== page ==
3. DeRon Hayes (1989-93)'s College Basketball pages—which I used for most of the statistics cited in this post—are seriously lacking information from the years that Hayes played at Penn State, but one of his teams provided me with my most memorable Penn State basketball moment.

The 1990-91 team qualified for Penn State basketball's first NCAA tournament in more than a quarter-century. The 13th-seeded Nittany Lions pulled off a stunning first round upset over 4th-seeded UCLA—a team that included six future NBA players—in Syracuse's Carrier Dome.

I was a recent college graduate living in Syracuse at the time, and was lucky to be in attendance at that game. That game still stands as the only time Penn State and UCLA have ever met in men's basketball, so the Nittany Lions can proudly say that they lead the all-time series with the most storied program in college basketball history.

According to a site called PSU Hoops Alumni Tracker, Hayes scored 1570 points in his Penn State career, which was 4th on their all-time list as of four years ago (so probably 6th now, with Talor Battle and Jamelle Cornley having since passed him). He was also named Atlantic 10 Freshman on the year for 1989-90 and All-Atlantic Ten in 1990-91. He never played in the NBA, but instead has enjoyed a successful career in the European Leagues, where apparently he's still playing.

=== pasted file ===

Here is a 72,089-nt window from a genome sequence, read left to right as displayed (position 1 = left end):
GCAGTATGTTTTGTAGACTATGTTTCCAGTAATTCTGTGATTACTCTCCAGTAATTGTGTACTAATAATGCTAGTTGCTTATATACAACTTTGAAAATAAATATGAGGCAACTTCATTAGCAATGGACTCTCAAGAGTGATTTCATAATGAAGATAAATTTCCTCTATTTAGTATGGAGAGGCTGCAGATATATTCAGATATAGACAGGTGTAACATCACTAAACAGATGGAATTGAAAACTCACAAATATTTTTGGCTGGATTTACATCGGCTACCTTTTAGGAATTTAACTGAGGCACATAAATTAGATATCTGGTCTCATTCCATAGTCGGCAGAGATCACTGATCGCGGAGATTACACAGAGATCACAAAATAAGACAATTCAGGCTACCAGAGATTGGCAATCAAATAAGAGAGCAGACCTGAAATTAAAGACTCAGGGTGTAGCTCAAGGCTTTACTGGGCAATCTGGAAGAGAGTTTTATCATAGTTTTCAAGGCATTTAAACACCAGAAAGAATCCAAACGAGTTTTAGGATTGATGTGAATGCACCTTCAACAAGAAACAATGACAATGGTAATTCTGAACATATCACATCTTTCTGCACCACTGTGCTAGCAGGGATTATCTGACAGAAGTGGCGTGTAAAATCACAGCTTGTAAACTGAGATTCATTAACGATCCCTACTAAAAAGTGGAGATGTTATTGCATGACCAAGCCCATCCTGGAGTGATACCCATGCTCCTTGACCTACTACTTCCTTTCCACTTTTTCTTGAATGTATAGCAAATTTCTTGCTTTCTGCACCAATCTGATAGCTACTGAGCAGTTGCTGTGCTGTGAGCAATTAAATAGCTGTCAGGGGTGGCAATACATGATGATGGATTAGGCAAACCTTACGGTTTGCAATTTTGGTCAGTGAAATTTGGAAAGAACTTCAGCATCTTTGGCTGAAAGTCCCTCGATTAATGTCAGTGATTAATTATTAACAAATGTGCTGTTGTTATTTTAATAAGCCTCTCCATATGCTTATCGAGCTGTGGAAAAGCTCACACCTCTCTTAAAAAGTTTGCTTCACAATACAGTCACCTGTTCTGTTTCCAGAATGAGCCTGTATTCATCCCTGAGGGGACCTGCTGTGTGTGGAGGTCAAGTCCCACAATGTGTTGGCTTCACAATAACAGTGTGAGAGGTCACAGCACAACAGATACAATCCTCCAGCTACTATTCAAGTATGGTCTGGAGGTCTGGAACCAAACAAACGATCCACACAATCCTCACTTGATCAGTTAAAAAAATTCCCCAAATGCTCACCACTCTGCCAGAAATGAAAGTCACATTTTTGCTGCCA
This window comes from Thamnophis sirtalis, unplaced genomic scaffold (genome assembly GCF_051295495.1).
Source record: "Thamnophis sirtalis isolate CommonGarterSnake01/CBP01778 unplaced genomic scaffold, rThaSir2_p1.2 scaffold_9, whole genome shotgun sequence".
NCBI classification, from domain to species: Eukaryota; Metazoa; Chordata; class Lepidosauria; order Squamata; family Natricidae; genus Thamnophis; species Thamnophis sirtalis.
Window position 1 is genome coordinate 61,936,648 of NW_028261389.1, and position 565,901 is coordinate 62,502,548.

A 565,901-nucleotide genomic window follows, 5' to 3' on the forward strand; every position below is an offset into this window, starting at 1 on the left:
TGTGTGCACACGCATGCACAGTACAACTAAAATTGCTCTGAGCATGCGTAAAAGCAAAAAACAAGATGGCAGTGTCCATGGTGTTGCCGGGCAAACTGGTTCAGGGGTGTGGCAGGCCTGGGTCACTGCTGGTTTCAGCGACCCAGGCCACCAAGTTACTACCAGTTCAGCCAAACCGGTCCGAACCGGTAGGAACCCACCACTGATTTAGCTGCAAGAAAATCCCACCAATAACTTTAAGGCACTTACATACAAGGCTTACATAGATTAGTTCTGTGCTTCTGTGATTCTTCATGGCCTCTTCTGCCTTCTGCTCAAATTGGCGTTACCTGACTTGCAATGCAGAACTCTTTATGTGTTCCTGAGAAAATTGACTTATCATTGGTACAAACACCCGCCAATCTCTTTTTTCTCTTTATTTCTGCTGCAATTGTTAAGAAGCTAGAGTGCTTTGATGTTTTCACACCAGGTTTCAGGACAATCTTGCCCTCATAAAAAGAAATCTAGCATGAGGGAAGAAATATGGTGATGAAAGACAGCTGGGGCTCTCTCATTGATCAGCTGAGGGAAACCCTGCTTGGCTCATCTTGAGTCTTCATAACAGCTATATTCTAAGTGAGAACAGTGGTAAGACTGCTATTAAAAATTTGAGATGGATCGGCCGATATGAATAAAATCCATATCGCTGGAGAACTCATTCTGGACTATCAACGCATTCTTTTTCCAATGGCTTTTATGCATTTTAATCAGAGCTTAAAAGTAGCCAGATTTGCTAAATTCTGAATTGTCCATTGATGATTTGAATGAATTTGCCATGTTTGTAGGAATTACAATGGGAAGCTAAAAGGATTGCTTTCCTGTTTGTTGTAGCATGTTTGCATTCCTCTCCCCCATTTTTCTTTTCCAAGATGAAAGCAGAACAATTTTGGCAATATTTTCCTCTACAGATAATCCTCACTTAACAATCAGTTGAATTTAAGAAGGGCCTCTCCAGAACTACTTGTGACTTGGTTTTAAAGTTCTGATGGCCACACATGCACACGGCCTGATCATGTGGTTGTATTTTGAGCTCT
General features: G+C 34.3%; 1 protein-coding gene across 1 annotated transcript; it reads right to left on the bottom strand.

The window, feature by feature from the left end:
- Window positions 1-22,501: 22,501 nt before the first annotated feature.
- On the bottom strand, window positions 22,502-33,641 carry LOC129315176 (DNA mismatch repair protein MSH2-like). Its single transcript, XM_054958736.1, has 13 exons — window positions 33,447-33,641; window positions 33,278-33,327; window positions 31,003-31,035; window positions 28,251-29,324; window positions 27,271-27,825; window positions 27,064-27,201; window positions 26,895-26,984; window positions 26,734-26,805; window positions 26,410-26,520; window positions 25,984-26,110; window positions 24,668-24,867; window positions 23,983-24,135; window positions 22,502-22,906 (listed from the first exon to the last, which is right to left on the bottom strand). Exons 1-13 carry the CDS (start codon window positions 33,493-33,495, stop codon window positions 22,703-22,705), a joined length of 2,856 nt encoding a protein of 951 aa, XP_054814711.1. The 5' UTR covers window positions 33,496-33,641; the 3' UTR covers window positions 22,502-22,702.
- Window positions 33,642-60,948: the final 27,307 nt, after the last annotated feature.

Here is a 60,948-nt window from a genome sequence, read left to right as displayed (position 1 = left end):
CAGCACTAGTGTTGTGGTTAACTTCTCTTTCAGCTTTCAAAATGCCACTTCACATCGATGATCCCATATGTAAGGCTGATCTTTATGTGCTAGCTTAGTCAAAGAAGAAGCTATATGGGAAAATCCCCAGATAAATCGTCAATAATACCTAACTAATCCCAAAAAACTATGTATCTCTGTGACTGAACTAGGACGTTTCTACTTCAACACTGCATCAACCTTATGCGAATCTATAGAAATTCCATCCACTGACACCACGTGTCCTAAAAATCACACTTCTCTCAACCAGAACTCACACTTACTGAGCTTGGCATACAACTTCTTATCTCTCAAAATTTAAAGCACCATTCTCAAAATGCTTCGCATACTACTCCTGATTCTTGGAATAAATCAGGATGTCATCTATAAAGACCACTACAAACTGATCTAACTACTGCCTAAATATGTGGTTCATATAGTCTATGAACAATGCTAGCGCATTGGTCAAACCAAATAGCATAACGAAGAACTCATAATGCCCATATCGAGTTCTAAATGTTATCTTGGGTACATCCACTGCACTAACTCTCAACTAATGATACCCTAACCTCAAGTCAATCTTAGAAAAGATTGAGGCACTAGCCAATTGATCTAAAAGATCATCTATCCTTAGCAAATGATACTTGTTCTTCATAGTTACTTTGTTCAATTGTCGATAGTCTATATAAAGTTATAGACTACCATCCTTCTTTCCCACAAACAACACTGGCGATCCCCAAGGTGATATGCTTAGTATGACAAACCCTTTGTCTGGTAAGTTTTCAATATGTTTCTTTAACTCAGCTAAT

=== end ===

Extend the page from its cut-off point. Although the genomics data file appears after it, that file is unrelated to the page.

2. Joe Crispin (1997-2001)

Crispin led the team to their last NCAA tournament appearance in 2000-01, a run that ended with a Sweet 16 loss to this year's first-round opponent, Temple. He and his younger brother, Jon, teamed up to make Penn State's back court one of its strongest ever, although Jon would transfer to UCLA following Joe's senior season.

Joe Crispin is Penn State's third all-time leading scorer, with 1976 points. In 126 games over four years, he averaged 15.7 points and 3.8 assists. Most importantly, though, he led the Nittany Lions to two Big Ten tournament victories—including an upset of Michigan State, a team that went on to make the NCAA Final Four—and two NCAA tournament wins, the highlight being a round-of-32 defeat of North Carolina.

Crispin had a slighly longer cup of coffee in the NBA than Hovasse, playing 21 games for the Los Angeles Lakers and Phoenix Suns in 2001-02, before moving on to European basketball for the nine years since.

1. Talor Battle (2007-11)

This year's star, Talor Battle, became Penn State's all-time leading scorer with his game-winning shot against Wisconsin in the Big Ten quarter-finals. He then scored 25 in their semi-final victory over Michigan State. He's connected for 2190 points in his four-year career, averaging 16.5 points, 4.7 rebounds and 3.9 assists in 133 games.